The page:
There have been lots of lost jobs over the past year due to the slowdown in construction, which traditionally is a big area for Latino workers. Unemployment among all Hispanics reached 6.5 percent in the first quarter, up from the record low of 4.9 percent in the fourth quarter of 2006, according to a report by the Pew Hispanic Center. (Among Latino immigrants, it’s 7.5 percent.) The jobless rate remained fairly low for most of 2007, but the new numbers show that the slower economy is finally having an impact. From the WSJ:
The Department of Labor estimates that 26% of about seven million construction workers are Hispanic, but independent researchers and industry observers believe the actual proportion of Hispanics in the industry's workforce is significantly higher because many are immigrants who are hired off the books. Indeed, the swelling tide of Latino unemployment has fallen mostly on the shoulders of immigrants. The construction industry's contraction, coupled with federal government operations to enforce immigration, has made undocumented immigrant workers particularly vulnerable to job loss.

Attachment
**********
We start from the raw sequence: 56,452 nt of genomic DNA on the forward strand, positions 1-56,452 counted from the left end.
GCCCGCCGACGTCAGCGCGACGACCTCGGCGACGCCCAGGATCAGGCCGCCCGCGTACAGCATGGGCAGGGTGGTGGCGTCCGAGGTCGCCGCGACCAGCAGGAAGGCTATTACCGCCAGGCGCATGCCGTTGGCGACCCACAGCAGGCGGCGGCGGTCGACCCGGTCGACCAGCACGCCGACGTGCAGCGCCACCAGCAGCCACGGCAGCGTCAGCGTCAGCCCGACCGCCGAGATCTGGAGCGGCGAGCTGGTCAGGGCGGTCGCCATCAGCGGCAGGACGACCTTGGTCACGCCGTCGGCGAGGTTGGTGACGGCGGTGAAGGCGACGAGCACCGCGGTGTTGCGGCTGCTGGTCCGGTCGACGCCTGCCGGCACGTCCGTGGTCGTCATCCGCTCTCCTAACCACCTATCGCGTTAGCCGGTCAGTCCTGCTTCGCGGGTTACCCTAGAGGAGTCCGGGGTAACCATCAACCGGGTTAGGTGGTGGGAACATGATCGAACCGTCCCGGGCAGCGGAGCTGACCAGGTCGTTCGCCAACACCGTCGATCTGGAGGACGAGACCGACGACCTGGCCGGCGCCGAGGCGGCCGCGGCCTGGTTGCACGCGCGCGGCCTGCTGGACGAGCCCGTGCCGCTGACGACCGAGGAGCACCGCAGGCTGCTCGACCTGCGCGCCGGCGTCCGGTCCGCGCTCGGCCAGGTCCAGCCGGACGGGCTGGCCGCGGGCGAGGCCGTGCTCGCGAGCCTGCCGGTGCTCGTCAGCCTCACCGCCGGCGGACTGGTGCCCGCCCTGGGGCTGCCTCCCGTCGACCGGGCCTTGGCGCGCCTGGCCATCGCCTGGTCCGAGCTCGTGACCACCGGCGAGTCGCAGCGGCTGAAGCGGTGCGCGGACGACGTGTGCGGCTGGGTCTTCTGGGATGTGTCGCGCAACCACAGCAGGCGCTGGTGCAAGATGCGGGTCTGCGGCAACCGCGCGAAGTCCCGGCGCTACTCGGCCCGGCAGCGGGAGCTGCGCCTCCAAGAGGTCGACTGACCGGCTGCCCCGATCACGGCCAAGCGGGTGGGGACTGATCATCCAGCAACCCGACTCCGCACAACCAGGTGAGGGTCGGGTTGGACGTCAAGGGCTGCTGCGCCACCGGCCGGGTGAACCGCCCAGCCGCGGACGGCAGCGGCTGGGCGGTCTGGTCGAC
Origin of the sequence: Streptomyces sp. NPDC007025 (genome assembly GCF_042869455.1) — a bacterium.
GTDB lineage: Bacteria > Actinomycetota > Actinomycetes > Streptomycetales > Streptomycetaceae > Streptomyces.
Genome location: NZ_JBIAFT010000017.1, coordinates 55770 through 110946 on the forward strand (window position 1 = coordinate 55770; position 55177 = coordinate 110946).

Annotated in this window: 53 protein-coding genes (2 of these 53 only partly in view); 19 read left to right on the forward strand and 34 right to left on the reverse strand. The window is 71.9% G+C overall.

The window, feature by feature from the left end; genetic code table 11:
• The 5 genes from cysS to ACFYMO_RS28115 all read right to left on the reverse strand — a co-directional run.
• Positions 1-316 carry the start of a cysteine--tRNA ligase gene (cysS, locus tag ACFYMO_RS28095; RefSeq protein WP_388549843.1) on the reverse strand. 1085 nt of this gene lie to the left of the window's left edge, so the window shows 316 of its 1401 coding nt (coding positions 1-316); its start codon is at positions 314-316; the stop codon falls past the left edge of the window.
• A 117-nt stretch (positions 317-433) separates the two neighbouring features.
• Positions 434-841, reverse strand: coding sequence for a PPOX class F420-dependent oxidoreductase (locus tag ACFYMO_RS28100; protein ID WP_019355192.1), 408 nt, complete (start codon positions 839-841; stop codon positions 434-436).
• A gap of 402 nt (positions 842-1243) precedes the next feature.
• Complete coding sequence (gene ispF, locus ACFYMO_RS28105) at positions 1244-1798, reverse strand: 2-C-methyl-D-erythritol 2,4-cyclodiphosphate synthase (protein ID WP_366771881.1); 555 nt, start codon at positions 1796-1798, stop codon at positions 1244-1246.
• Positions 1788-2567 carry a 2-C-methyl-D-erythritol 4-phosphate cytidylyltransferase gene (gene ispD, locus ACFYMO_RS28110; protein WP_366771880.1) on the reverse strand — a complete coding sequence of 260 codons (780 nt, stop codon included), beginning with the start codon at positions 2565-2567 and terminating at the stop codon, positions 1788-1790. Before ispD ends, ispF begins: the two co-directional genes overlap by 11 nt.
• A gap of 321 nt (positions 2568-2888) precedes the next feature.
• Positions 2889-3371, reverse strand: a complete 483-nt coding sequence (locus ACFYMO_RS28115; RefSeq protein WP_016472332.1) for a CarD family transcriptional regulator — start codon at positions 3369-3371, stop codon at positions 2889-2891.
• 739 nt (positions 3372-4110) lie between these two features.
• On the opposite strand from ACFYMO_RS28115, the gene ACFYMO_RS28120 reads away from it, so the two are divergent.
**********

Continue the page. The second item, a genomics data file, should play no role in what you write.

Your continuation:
The Pew researchers point out that as a group Latino immigrants are a pretty resilient bunch. Many are moving into landscaping, janitorial and other service-sector jobs. Remember, many of them have limited access to social safety nets. Here's an LAT story on the Pew study.